By John Helmer in Moscow
Two chickens were lying side by side in the refrigerator case of a Moscow shop in the Soviet year of 1988. One, American, was plump and cheerful; the other, Russian, was scrawny and sarcastic. “I’m so much fitter than you,” said the American to the Russian. “Well, at least I died of natural causes,” replied the Russian.
Not funny any more, and no more jokes like that. Today, if the American chicken is to be allowed into the Moscow shop, he will be obliged to pass a medical test which the local poultry has already passed with flying colours. Pigs, too.
Russian bans on imports of US pork and poultry, the principal line of trade between the two countries at present, will be lifted as US government officials have now agreed to accept Russian standards for lowering or eliminating antibiotic and chlorine residues in meat packaged and shipped to Russia.
To end the pork ban, a US meat trader told Fairplay, the US Department of Agriculture has “acquiesced to Russian demands that all animals destined for Russia go off antibiotics for a certain period before slaughter. The Americans were resisting that strongly since it requires special production runs for any meat that might go to Russia, when in fact US plants produce many times more than the Russian market can consume, and simply sell to Russia when and if they have a surplus. Now factories will have to implement specific animal control measures in order to produce for and export to Russia. The net result is that less will be produced, and the price of whatever is offered will be higher.”
Negotiations to lift the import ban on poultry with chlorine residues are also close to completion, according to an announcement by US Agriculture Secretary, Tom Vilsack. The Russian Trade and Inspection Agency (Rospotrebnadzor) had initiated new chlorine limits for poultry processing, commencing in January. The new limit is 0.3 to 0.5 milligrams of chlorine per litre, which is also the potable water standard. The same regulation exists for the European Union (EU) produced poultry, so imports from the EU have not been damaged, an RPN source told Fairplay.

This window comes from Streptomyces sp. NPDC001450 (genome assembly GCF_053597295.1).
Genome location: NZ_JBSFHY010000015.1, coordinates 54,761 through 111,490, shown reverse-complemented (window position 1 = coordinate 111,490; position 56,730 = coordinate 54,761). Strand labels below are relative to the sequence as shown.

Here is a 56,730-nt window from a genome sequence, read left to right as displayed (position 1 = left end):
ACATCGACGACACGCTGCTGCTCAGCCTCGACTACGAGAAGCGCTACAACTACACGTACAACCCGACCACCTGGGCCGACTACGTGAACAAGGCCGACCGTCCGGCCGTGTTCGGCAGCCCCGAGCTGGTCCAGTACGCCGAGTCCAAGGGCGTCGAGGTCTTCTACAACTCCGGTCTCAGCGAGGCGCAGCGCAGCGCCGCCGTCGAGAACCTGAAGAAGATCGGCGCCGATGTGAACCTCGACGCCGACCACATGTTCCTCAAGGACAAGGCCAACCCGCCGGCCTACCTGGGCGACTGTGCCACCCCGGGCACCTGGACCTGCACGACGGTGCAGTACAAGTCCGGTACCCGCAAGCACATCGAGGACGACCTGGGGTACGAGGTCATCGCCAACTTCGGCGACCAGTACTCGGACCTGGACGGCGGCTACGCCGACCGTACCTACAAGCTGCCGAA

“The science is on the American side,”according to an American trade source, “ but the US is also in dispute with the EU over their overly restrictive regulation. All studies show that little or no chlorine residue remains on the product after treatment with chlorinated water. Although the Russian veterinary service thought the ban could be averted, the Chief Sanitary Officer Gennady Onischenko put his foot down, and refused to postpone his proposed measure further. It was originally scheduled to come into force on January 1, 2009 but was postponed for a year.”
Exporters and importers pin the blame for the chlorine ban on Onishchenko, who, one claims, was “offended that no one at the US Department of Agriculture took his ban threat seriously until the final months of 2009. Perhaps he hopes that by flexing his muscles a bit now, he will earn the respect, or fear, of the US and other countries, whose imports his agency is supposed to be controlling.”
The US trade source noted that “as with chlorine, there is no evidence of adverse health effects from using antibiotics. The opposite is in fact true as animals go to slaughter healthier. But Russia is pretending to be as strict as the European Union on the theory that if it’s good enough for them, it should be good enough for us.”
Russia bought 131,342 tonnes of US pork last year, down 33% percent from 2008, according to the USDA. Before the chlorine limit halted US chicken imports, lobbying by Russian poultry produces had led the Russian Agriculture Ministry to announce a government order cutting the 2010 quota for imported poultry by 18% to 780,00 tonnes. US chicken imports were fixed at a new quota of 600,000t, down 20% on last year.
Until this year, one chicken in five on sale in the Russian market came from the US.